The presumption of innocence is a fundamental principle of our legal system. Section 25 of the Bill of Right Act 1990 provides “the right to be presumed innocent until proved guilty according to law”. Article 11((1) of the Universal Declaration of Human Rights states that:
Everyone charged with a penal offence has the right to be presumed innocent until proved guilty according to law in a public trial at which he has had all the guarantees necessary for his defence.
The presumption of innocence is perhaps best summed up by the expression “The burden of proof is on he who declares, not on he who denies”. In other words, Police must prove beyond reasonable doubt all of the elements of the crime that one stands accused of. In rape cases, that means the Crown must prove beyond reasonable doubt that a complainant did not consent to the sexual activity.
Part of Labour’s policy on preventing sexual violence is to consider “amending the definition of consent in instances of sexual violation to ensure it does not impose an unfair burden on victims of violence”. As the NZ Herald reports:
The policy would mean that in a rape case, if the Crown proved a sexual encounter and the identity of the defendant, it would be rape unless the defendant could prove it was consensual.
The presumption of innocence is there to protect the innocent. As Sir William Blackstone wrote in 1765, “It is better that ten guilty persons escape than that one innocent suffer”. Nonetheless, Andrew Little, Labour’s justice spokesman, doesn’t believe that innocent people get caught up in the system. The NZ Herald reports:
Labour’s justice spokesman Andrew Little did not think the party’s proposal would lead to more innocent people being convicted.
“I don’t see why. You’re assuming that there is a propensity to lay false complaints. There is no evidence pointing to that.”
How nice. So if there are only isolated instances of false rape complaints, it’s perfectly fine to eradicate the presumption of innocence?
Over at the Standard, Stephanie Rodgers tries to minimise the issue by noting that it’s not yet firm policy that Labour will change the burden of proof as to proving consent. First, the Law Commission will complete its report into inquisitorial systems, before Labour then responds to the report:
“It’s headline news: Labour supports re-starting a Law Commission review initiated by Simon Power to investigate possible changes in our judicial system including the option of adopting an inquisitorial approach in cases of sexual violence. Shocking stuff!”
“But the only thing Labour is guilty of is considering an expert, independent review of our justice system. That’s all.”
But it’s not that simple. “Amending the definition of consent” is a specific reform that Labour will be considering, and the likely Justice Minister if Labour forms the next Government, Andrew Little, is aggressively and unequivocally defending the policy of reversing the onus of proof. Those who believe in the presumption of innocence most certainly should be attacking Labour on this policy.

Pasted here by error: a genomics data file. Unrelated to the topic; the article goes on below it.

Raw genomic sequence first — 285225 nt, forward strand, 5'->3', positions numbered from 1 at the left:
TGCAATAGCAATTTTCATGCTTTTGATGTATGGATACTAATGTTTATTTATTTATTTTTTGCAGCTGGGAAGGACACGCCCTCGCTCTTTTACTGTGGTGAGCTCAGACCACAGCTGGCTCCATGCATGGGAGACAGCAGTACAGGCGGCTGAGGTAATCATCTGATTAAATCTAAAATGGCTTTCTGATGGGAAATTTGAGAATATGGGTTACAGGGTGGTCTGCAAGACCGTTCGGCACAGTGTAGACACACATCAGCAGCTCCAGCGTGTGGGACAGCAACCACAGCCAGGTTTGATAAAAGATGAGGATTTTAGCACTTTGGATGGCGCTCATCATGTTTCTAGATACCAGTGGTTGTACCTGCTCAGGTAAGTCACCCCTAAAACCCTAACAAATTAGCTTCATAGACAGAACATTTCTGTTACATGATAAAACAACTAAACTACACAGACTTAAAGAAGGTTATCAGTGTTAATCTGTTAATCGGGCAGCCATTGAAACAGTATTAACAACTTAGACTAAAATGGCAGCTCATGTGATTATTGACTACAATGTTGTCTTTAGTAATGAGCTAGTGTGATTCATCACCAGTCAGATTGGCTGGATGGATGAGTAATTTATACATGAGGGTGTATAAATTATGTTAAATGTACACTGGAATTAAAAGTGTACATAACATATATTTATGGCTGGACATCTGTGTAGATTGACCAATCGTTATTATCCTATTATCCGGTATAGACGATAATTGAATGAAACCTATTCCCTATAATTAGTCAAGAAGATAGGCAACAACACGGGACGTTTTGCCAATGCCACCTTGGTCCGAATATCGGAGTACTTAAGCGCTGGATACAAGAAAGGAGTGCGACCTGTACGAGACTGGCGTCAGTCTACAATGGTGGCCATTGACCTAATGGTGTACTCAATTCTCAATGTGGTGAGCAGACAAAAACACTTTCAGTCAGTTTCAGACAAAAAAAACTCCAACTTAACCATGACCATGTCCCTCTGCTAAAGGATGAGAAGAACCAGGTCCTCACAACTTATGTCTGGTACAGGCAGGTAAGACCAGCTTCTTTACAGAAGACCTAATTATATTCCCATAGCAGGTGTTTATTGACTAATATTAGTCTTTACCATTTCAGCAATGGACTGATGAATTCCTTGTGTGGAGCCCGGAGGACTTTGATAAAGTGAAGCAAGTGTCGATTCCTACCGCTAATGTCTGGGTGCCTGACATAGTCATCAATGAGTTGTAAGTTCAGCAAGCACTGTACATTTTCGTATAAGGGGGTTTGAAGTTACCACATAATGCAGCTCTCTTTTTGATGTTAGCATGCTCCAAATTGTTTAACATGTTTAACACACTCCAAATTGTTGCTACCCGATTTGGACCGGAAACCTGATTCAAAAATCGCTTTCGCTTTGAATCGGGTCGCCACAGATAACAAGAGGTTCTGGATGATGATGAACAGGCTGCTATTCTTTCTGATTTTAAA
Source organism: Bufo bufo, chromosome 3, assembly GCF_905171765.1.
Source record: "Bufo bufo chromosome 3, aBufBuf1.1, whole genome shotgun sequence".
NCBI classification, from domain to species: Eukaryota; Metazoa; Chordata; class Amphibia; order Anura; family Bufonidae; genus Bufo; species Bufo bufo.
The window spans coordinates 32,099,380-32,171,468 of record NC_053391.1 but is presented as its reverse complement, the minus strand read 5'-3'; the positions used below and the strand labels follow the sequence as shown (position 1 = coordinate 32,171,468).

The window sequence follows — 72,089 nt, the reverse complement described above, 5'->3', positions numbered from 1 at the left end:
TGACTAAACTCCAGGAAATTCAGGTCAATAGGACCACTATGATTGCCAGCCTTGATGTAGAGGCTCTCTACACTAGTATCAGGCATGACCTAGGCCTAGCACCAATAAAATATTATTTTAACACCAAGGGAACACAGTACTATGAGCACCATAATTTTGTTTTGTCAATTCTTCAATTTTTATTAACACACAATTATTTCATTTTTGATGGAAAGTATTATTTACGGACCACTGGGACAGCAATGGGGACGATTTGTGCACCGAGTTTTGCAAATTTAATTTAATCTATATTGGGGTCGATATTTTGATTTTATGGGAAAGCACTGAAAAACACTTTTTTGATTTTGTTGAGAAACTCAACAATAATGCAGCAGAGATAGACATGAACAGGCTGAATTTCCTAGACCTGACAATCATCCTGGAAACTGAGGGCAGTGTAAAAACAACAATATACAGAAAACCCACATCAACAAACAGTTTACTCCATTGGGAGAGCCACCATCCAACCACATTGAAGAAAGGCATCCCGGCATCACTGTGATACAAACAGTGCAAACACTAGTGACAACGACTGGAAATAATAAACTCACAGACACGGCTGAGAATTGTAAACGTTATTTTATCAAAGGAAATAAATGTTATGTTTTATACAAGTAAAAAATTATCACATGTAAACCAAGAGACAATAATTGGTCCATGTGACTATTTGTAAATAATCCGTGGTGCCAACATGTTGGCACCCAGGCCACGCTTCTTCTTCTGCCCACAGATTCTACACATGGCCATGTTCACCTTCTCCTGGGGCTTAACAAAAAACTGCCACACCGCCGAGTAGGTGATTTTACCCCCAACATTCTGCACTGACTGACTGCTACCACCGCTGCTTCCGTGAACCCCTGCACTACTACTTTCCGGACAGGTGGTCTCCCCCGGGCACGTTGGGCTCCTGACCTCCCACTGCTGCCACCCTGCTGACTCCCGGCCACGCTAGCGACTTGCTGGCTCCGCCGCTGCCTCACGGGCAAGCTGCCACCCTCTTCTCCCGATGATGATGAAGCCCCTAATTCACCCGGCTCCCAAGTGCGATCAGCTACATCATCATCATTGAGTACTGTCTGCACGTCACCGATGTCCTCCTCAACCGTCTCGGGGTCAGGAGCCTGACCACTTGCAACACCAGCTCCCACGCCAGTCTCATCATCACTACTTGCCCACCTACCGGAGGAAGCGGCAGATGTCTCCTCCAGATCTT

I can appreciate Ms Rodgers’ point that that something is wrong when sexual violence is reported at an estimated rate of only 9%, and that the conviction rate is just 13%. Yes, it’s important that we debate ways in which our justice system can be improved. A conversation regarding the pros and cons of the adversarial and inquisitorial systems may well be fruitful, in terms of the way sexual violence prosecutions are conducted.
Nonetheless, forcing defendants to prove consent, and eroding the presumption of innocence, is not the way forward. It’s a terrible, terrible idea, and it worries me that both Labour and National (National, of course, has declared war on the right to silence) appear to have no respect for some of our fundamental rights.
(As an aside, a number of commentators seem to be assuming that a defendant would have to prove consent beyond reasonable doubt. That’s not necessarily so. Labour (as far as I’m aware) haven’t spelled out what the test would be, but it’s entirely possible that it could be on the balance of probabilities. For example, if the admissibility of identification evidence is challenged by a defendant, s 45(1) of the Evidence Act generally requires the defendant to prove on the balance of probabilities that the evidence is unreliable.
Professor Warren Brookbanks seems to think it would be on the balance of probabilities:
“Usually in these cases, there are no witnesses. Who do you believe? The defendant has to go the full distance of proving to the satisfaction of the court that it’s more probable than not that the victim was consenting. That is a very difficult threshold to reach.”
However, regardless of whether the test is balance of probabilities or beyond reasonable doubt, that doesn’t detract from the fact that Labour’s policy is an insult to the fundamentals of justice.)